Papua is a small state in Indonesia. The mining company Freeport McMoran is the main industry in the country. The company runs mining activities in Grasberg, once a poor and remote area of the country. The company, under the protection of military officials, perpetrates illegal dumping of waste at the Grasberg mine. The country has experienced both military rule, and autocracy of a dictator. Since the 1960s, when the mining company was established in the state, it caused gradual environmental harm while establishing a modern infrastructure in the locality of the mining company. When James Moffet, the founder of the company, decided to venture into New Guinea decades ago, he found himself in a dilemma of deciding on the way forward, bullied by a rouge administration, and enticed by the rich copper and gold mine. The company mines more gold in value than copper, despite claiming the contrary according to some former employees of the company. The volatile security situation in the state has prompted the company to approach the military for protection. Ties with the military began with President Suharto who was goaded through use of bribe and kickbacks. After the president’s departure from power, the company finds itself in a symbiotic relationship with the military. However, the company is now paying money directly to the military officers in an absurd kind of protection scheme. The civil government cannot do much since the economy of the state leans on the company. In addition, the company’s officials have the military on their side. New York Times, an American newspaper, has endeavored to investigate the situation in Grasberg. The investigation has so far revealed a complex interdependence of the company and the state. The American company is in control of the states’ wealth while the military is in control of the security matters. Pressure on the company to clean up the industrial and mining waste at Grasberg is rising. The company has since resulted to channeling a considerable amount of money into the community with little planning.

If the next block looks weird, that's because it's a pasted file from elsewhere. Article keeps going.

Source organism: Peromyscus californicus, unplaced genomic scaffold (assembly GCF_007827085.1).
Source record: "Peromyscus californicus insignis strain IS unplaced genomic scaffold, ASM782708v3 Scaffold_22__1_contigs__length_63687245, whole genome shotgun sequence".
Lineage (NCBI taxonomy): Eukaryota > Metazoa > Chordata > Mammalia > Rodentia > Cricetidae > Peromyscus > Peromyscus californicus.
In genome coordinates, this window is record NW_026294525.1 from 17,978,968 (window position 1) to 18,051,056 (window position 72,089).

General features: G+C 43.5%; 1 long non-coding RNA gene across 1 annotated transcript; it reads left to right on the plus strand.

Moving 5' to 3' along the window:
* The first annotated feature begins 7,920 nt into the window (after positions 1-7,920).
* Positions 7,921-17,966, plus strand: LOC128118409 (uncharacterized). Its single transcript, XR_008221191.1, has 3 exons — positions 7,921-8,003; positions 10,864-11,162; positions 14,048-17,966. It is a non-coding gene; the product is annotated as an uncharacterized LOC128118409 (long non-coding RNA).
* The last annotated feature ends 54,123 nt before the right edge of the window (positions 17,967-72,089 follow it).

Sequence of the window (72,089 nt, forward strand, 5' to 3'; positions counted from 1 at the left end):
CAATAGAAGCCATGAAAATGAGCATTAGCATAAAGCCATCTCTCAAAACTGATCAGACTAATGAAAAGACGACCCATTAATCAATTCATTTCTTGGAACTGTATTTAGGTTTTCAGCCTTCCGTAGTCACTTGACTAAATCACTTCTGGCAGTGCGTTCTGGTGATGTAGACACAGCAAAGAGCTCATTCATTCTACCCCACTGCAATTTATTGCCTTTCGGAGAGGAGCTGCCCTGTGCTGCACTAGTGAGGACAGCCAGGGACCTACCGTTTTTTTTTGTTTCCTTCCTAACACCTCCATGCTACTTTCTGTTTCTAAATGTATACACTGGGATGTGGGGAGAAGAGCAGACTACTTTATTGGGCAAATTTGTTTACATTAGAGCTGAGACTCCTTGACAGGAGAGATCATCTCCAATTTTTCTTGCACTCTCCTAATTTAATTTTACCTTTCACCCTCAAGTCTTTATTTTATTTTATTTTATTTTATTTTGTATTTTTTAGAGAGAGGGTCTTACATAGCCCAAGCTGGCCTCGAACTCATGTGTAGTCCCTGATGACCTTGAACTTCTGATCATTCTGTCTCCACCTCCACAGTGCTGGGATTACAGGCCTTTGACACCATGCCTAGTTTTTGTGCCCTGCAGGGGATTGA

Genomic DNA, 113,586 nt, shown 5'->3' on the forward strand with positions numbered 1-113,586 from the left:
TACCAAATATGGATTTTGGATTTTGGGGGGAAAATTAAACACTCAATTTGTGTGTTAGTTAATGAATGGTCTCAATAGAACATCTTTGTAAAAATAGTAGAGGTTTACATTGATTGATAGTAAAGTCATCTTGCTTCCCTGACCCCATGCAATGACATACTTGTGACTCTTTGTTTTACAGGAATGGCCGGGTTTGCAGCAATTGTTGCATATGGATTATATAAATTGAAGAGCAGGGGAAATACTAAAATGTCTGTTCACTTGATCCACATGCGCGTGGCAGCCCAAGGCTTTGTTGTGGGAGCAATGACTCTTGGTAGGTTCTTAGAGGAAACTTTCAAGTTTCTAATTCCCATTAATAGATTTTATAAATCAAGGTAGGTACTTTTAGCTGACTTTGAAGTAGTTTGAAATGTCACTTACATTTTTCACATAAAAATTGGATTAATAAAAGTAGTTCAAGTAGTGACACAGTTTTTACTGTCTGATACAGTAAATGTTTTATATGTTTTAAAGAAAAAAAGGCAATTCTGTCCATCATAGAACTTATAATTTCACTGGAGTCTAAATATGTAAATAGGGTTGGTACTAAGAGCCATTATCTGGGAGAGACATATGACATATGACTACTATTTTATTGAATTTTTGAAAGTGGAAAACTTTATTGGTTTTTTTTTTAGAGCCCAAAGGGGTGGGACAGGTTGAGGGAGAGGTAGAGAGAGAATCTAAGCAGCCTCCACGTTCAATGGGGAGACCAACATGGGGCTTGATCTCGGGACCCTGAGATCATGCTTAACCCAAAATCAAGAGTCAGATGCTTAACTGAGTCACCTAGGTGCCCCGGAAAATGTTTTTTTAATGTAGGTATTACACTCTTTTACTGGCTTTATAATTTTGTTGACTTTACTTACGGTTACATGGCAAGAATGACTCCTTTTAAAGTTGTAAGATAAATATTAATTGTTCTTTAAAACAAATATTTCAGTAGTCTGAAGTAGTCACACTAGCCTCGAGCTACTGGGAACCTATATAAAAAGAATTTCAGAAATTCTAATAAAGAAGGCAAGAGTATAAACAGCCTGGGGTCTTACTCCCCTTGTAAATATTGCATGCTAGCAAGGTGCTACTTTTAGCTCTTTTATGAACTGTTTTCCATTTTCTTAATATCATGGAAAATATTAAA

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Freeport is putting itself in a difficult situation by forming alliances with military officials. The military officials, who are already exhibit high levels of indiscipline by accepting money to allow illegal dumping of waste, cannot be trusted in any agreement. The American mining company has enjoyed a prosperous, but rather combative relationship with Indonesian authorities over the issue of dumping of waste and the exploitation of the mine. The company should take the opportunity of the new government in place to make good relations with the civil government. Although, the civil government has been fighting the company over the issue of the mine waste, it is ready to accept an amicable settlement over the issue of the effect of the mine on the environment of Grasberg. The company should use the money spent on bribing the military officials for protection to clean up the waste at the Grasberg mine. It is evident that the current lack of local support for the company will lead to the collapse of the operations in the Grasberg mine. Moreover, the company is in a position to clean up the mine waste and break ties with the military officials because they have the grip on the economy of Papua as the advantage. No government will risk an economic crisis and a possible instability for the sake of a few military officials. In the 21st century, the company should have adopted methods of compensation to the poor that did not flood the community with excessive money. The company should have focused more on raising the level of economic activity in the region rather than offering excess money to the poorly educated community.

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